Definitely. I went to Fulwood High School, and then a lot of my friends went on to Hutton Grammar Sixth Form, but I chose to come to Preston’s College. I was excited by the step up into a whole new place, rather than into a school with an attached sixth form, and when I visited everyone was so friendly and meeting everyone was great, so yeah, I knew it was where I wanted to go.
Great to hear, it sounds like you’ve had a really positive experience at college! How would you say your time at college has shaped your future?
That’s a great question! I think the courses I did really helped to prepare me for University. I learnt a lot and knew what to expect when continuing on to my undergraduate degree. Meeting people from diverse walks of life so early on into my education has certainly helped to make me a better Doctor today, too. Just being able to learn different cultures and how people like to interact was a great benefit from college.
What did you think of the tutors while you were here? Did any in particular stand out or inspire you?
Oooo, yes actually, it’s funny because one of my old tutors just got in contact with me the other day through Twitter, to congratulate me on winning the GP of the Year Award. He was my old Chemistry tutor, so that was really nice of him. Thinking about it now, I suppose I was inspired by my tutors really. They showed me how important education and training is, and now I’m lucky enough to be in the same position, being able to teach medical students and train GPs. So yes, I’ve not really thought too much about it before but they have definitely inspired me to become a better teacher in my career.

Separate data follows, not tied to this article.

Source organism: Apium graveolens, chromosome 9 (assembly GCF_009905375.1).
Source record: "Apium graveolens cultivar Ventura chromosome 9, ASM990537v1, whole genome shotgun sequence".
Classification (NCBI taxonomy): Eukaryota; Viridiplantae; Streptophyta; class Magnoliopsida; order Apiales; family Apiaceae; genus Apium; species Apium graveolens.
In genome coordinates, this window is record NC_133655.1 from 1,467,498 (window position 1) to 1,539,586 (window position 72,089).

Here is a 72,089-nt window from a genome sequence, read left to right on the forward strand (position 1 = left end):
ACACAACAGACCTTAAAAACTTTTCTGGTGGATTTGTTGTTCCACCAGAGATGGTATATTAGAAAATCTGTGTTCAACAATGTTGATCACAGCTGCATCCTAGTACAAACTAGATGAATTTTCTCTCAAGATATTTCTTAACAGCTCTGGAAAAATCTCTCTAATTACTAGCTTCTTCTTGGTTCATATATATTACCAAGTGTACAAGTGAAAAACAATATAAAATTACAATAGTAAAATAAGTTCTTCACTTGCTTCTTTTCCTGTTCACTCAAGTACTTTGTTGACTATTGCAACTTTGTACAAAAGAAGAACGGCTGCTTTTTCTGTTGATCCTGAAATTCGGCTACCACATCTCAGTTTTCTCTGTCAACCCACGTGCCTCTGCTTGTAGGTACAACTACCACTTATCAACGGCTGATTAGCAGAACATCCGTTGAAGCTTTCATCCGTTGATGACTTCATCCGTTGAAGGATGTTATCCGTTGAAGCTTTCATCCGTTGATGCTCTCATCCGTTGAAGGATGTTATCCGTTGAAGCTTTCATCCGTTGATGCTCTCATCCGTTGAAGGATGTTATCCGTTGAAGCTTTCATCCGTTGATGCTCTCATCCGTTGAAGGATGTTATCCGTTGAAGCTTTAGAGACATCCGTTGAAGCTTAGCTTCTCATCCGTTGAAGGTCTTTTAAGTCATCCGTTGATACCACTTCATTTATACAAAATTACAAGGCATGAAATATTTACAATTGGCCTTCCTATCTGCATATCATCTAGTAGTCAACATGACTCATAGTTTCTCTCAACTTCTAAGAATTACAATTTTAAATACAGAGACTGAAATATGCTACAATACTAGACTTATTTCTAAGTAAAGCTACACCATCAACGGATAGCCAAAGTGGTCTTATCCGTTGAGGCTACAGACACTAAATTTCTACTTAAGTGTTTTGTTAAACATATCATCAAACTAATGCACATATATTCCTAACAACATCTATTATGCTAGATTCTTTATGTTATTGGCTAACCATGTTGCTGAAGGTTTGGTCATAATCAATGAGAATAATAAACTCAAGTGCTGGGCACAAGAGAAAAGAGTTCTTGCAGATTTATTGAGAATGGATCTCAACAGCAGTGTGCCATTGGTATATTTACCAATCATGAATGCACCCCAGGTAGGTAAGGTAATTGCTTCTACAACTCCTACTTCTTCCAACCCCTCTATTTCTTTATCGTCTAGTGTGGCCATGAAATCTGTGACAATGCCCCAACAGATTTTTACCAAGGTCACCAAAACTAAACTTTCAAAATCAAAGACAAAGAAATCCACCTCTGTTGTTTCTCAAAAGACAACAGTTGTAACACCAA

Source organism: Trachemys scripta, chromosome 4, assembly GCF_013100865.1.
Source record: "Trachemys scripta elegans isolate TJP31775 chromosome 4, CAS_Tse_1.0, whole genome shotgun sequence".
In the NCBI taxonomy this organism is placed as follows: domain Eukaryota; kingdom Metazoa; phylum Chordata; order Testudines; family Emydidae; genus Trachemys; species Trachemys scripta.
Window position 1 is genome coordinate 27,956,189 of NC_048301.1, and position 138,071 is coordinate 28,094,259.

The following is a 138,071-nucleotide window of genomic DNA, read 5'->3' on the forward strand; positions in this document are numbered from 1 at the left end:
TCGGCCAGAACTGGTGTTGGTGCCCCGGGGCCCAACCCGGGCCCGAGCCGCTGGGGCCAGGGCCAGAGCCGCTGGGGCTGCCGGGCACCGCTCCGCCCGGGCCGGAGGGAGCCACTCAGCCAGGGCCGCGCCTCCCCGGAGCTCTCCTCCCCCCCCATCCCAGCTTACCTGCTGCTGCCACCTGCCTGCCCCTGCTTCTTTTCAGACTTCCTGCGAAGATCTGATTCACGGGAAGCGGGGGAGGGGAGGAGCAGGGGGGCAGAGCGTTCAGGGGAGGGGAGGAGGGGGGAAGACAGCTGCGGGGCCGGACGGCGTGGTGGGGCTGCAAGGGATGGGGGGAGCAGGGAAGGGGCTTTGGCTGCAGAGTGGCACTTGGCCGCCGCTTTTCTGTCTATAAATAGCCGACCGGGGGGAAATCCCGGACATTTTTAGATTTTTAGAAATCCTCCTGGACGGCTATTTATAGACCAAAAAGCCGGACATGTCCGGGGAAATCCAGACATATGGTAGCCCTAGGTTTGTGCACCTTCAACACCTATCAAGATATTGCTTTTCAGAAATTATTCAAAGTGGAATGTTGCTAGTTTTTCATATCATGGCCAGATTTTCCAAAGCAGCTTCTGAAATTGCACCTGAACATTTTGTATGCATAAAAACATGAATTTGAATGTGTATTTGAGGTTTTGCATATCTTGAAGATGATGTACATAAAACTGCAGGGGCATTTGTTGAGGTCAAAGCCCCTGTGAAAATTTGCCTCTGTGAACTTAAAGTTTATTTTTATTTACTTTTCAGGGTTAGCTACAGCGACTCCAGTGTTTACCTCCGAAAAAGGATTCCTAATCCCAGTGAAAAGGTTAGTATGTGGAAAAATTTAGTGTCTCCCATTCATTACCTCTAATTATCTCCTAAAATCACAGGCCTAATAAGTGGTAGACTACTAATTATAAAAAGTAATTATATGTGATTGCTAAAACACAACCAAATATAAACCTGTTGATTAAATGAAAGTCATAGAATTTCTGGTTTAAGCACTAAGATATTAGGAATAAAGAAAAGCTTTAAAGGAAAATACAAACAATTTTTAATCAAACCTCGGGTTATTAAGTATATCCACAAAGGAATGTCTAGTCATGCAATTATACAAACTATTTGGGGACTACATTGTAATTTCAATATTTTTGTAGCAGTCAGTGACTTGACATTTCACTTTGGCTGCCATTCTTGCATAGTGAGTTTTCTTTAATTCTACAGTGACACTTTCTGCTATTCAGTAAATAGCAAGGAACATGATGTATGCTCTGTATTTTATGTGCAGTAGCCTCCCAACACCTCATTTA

As the college is still here, still going strong, do you have any advice for students currently at Preston’s College?
Yes, I think for me it’s really just that if you do fail your exams, or miss any grades – don’t panic, it’s not the end of the world. For me, I continued studying for another year, and then passed later on. One year isn’t a long time in the long run and a little blip doesn’t matter when you look back on it.
So really I would just say don’t give up, keep going with your dreams and don’t let any obstacles along the way stop you from achieving your dreams.
So you’ve won GP of the Year, opened a successful surgery – what’s next? What are your plans for the future?
Well, I was delighted to be chosen to be part of the NHS 72nd birthday campaign, and that was really fun, having my picture taken by Rankin, a famous photographer who offered to do the pictures for the NHS for free. Representing GPs nationally is an honour.
I’m also currently the Clinical Director for a Primary Care Network in East London. This means I oversee seven practices with around 67,000 patients in total. I’ve also recently become Co-Chair on the National Primary Care Network with the NHS Confederation, and my work there is really to ensure that we continually improve care on a national scale. So yes, plenty to keep me busy for the next few years!
Thank you for having a chat with us, it’s been great to speak to you. It’s always good to hear how our students progress and how Preston’s College supports individuals in becoming the most employable in their chosen profession.
Thanks again and we wish you all the best for the future!